Posted by: Fr Chris | July 3, 2014

US Saints for the Fourth of July

Happy 238th  Anniversary of our Independence! The great experiment begun with the American Revolution continues onward, always hitting bumps in the road but eventually getting itself straightened out again. I’m not going to dwell on the bumps, but on those persons who responded to God’s grace in the United States in a particular way, so much so that they became truly holy people. Here are some saints, and some soon-to-be ones whom you might not know about.

St Kateri Tekakwitha praying in front of a cross she made in the forest. 

The Lily of the Mohawks should count as the first American saint since she was born in upstate New York, in 1656, to a Mohawk chief and an Algonquin mother who was a Catholic. At the age of four, she was orphaned in a smallpox epidemic which killed her parents and brother, and left her with a scarred face and weak vision. Adopted by an anti-Christian uncle, Kateri moved with him to a newly built Mohawk town, Caughnawaga, which is where she first encountered Blackrobes – the French Jesuit priests who came to North America as missionaries. Her uncle was hostile because one of his daughters had gone north to an Indian Catholic town, and perhaps because the missionaries had been imposed on the Mohawaks after their defeat by the French in 1666. Despite her uncle’s hostility, she was drawn over the years ever close to Christianity, and she was baptized in 1676. That she was baptized after only six months of instruction shows the depth of her faith: many converts were not baptized until they were on their deathbeds! She became a true mystic, speaking to God intimately, enduring persecution, and committed to celibacy so as to be wholly given over to God. She finally escaped to Canada, settling in the Catholic Indian town of  Kahnawake. Here she grew even more in Faith, and was revered by both Natives and French. She was mentored in faith by an old friend of her deceased mother, Anastasia Tegonhatsiongo. They were part of a group of women who longed to be nuns, and they practiced many penances to obtain the salvation of their people and atone for sins.  When Kateri died, the witnesses said that the smallpox scars left her body, and her face was beautiful and white. She appeared to several people at her death, including the mission priest, Father Claude  Chauchetière who saw her for two hours “in baroque ecstasy.” Known for healings across New France, she was canonized in 2012.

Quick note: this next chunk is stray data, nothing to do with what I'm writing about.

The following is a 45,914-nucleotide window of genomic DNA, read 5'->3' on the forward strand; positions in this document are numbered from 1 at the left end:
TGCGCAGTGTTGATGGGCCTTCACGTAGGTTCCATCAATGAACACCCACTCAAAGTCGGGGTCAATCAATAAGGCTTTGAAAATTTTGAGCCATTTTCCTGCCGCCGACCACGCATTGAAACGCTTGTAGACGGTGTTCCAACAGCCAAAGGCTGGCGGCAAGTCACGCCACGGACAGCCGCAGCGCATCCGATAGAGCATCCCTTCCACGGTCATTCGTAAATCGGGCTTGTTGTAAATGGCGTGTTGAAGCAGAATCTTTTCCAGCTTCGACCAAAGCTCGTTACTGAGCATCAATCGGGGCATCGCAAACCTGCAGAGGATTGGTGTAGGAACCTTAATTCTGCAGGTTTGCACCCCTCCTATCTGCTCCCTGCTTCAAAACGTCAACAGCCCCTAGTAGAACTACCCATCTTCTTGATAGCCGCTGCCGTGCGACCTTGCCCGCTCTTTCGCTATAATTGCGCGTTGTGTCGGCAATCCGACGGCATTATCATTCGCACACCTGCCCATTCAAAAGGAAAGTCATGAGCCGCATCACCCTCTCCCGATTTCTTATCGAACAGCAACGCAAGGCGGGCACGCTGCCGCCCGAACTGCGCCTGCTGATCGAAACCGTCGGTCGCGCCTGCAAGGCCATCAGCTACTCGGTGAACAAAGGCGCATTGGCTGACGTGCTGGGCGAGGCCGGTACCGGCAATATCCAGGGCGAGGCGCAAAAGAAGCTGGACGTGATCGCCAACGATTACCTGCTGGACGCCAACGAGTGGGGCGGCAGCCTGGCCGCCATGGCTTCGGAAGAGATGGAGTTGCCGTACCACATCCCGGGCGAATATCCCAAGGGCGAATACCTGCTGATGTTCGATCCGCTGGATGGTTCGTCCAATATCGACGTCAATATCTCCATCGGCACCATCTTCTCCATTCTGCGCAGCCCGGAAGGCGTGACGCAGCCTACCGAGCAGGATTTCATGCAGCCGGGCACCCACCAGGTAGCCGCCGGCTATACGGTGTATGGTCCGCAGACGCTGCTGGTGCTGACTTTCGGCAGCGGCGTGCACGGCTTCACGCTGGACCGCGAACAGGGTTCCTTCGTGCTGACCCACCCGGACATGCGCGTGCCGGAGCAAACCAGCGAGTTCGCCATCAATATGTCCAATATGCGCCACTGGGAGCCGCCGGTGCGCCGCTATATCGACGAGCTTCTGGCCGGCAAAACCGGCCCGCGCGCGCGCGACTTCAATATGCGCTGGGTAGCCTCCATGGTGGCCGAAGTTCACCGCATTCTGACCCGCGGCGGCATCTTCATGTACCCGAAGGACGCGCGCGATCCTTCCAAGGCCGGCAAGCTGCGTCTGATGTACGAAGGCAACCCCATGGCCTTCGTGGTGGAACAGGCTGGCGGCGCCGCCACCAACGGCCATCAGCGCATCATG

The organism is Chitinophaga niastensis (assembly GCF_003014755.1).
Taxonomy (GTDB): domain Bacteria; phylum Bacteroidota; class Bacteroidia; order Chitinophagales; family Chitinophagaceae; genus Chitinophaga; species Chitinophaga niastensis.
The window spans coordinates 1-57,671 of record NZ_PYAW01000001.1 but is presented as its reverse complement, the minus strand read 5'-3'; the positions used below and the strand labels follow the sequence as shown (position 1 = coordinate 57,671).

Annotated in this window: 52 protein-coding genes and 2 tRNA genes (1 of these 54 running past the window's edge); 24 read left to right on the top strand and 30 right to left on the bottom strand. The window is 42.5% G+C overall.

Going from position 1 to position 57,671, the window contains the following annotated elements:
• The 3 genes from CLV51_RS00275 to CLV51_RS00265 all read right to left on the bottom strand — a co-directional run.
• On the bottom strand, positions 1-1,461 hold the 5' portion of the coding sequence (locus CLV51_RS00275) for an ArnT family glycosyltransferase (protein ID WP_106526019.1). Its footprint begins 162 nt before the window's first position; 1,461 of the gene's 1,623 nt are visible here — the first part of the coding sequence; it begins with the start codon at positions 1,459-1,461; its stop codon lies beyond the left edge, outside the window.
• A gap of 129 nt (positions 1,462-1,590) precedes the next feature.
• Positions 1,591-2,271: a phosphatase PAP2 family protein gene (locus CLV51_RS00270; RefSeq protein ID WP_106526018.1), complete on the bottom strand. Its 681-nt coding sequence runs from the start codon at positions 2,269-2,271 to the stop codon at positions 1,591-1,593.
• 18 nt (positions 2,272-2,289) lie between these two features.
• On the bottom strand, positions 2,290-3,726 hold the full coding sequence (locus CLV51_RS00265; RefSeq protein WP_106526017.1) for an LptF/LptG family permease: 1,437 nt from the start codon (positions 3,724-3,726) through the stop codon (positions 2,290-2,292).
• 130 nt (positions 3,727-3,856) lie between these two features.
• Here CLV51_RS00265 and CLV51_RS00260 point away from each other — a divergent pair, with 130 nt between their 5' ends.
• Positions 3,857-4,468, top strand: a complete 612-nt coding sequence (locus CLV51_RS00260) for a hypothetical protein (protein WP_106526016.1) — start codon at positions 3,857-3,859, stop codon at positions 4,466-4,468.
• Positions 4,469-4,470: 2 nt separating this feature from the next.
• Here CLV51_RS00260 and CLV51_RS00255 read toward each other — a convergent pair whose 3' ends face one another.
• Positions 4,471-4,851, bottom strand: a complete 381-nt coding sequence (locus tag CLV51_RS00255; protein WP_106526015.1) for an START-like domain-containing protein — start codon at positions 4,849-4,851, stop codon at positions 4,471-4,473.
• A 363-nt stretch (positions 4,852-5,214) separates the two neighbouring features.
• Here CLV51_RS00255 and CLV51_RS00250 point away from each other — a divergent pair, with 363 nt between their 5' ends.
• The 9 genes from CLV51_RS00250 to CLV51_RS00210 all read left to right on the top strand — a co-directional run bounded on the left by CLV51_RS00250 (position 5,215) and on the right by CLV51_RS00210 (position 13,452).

Early painting shows how Kateri covered herself with a blanket, to hide her scars and shield her eyes. She is meditating on a cross that she made. 

The first pastor of my home parish was Saint John Neumann. This little unassuming priest was my first Catholic hero. German-Czech priest left old Bohemia to come to the New World to be ordained a priest and to serve as a missionary.  He was sent to the Niagara Frontier, a stretch of country along the eastern end of Lake Erie. In those days, Buffalo was a little town, and Father Neumann was sent to minister to German farmers from Alsace-Lorraine in the district of North Bush in 1836.  From his base at the log St John the Baptist Church, he went out on horseback to serve parishes from Williamsville to Lancaster, an arduous trek by horseback. In those days one could hear the roar of Niagara Falls, 27 kilometers/ 16 miles away! He left the frontier in 1840 to enter the Redemptorist Order. He founded the system of parochial schools in  America (so threatened today with extinction!) and, against his will, served as bishop of Philadelphia. He died there of overwork and exhaustion, and his incorrupt body rests under glass in the lower level of St. Peter’s Church in that city.

Saint Elizabeth Ann Seton was the widow of an upper-class New York City merchant, who died in Italy of tuberculosis. From the Protestant Episcopal Church and “old” English families of New York, she created a double scandal in America when she became a Roman Catholic (1805) and later founded the Sisters of Charity to staff Catholic schools, adopting the Rule of St Vincent de Paul in 1810. These Sisters were the first Order to work among the public in the young United States. Mother Seton founded schools and directed her Community in the spirit of St Vincent de Paul and St Louise de Marillac, with deep devotion to the Holy Eucharist, the Bible, and the Mother of God. She died in 1849 and is buried inside the Basilica in Emmitsburg, MD, and was canonized in 1975. Her former home along the southern shore of Manhattan is now a national shrine. This was where she used to walk the docks, begging from the captains of the ships for help for the children she was serving.  It was one of my favorite places to visit when I would go to New York City.